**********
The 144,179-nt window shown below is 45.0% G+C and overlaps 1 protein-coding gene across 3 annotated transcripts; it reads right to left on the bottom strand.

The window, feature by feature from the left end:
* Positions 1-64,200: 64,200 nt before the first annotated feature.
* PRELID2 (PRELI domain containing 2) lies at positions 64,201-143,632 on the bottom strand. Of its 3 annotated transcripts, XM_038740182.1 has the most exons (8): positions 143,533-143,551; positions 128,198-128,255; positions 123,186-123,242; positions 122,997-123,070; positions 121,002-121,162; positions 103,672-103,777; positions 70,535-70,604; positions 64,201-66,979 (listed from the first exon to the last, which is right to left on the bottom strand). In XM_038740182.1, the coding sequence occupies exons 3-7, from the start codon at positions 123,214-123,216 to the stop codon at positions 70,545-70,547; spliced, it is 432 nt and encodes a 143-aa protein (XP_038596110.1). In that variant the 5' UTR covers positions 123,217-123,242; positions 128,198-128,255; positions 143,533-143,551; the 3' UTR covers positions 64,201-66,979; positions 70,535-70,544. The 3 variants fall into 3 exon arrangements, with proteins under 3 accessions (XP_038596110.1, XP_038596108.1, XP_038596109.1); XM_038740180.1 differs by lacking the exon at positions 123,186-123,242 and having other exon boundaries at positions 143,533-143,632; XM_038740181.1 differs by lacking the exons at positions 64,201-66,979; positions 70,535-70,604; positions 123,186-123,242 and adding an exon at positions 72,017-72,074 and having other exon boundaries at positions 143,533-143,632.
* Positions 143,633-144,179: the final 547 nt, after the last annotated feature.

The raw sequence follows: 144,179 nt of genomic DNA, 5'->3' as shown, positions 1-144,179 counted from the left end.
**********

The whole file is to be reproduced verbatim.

The 144,179-nt window shown below is 45.0% G+C and overlaps 1 protein-coding gene across 3 annotated transcripts; it reads right to left on the bottom strand.

The window, feature by feature from the left end:
* Positions 1-64,200: 64,200 nt before the first annotated feature.
* PRELID2 (PRELI domain containing 2) lies at positions 64,201-143,632 on the bottom strand. Of its 3 annotated transcripts, XM_038740182.1 has the most exons (8): positions 143,533-143,551; positions 128,198-128,255; positions 123,186-123,242; positions 122,997-123,070; positions 121,002-121,162; positions 103,672-103,777; positions 70,535-70,604; positions 64,201-66,979 (listed from the first exon to the last, which is right to left on the bottom strand). In XM_038740182.1, the coding sequence occupies exons 3-7, from the start codon at positions 123,214-123,216 to the stop codon at positions 70,545-70,547; spliced, it is 432 nt and encodes a 143-aa protein (XP_038596110.1). In that variant the 5' UTR covers positions 123,217-123,242; positions 128,198-128,255; positions 143,533-143,551; the 3' UTR covers positions 64,201-66,979; positions 70,535-70,544. The 3 variants fall into 3 exon arrangements, with proteins under 3 accessions (XP_038596110.1, XP_038596108.1, XP_038596109.1); XM_038740180.1 differs by lacking the exon at positions 123,186-123,242 and having other exon boundaries at positions 143,533-143,632; XM_038740181.1 differs by lacking the exons at positions 64,201-66,979; positions 70,535-70,604; positions 123,186-123,242 and adding an exon at positions 72,017-72,074 and having other exon boundaries at positions 143,533-143,632.
* Positions 143,633-144,179: the final 547 nt, after the last annotated feature.

The raw sequence follows: 144,179 nt of genomic DNA, 5'->3' as shown, positions 1-144,179 counted from the left end.